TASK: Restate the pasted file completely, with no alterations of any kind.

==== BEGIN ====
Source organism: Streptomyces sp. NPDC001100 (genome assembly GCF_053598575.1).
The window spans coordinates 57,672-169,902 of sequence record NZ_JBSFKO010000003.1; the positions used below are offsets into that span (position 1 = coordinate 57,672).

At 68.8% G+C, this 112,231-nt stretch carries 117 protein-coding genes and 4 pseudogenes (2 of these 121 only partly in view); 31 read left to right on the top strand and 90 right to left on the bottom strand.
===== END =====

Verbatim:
Source organism: Streptomyces sp. NPDC001100 (genome assembly GCF_053598575.1).
The window spans coordinates 57,672-169,902 of sequence record NZ_JBSFKO010000003.1; the positions used below are offsets into that span (position 1 = coordinate 57,672).

At 68.8% G+C, this 112,231-nt stretch carries 117 protein-coding genes and 4 pseudogenes (2 of these 121 only partly in view); 31 read left to right on the top strand and 90 right to left on the bottom strand.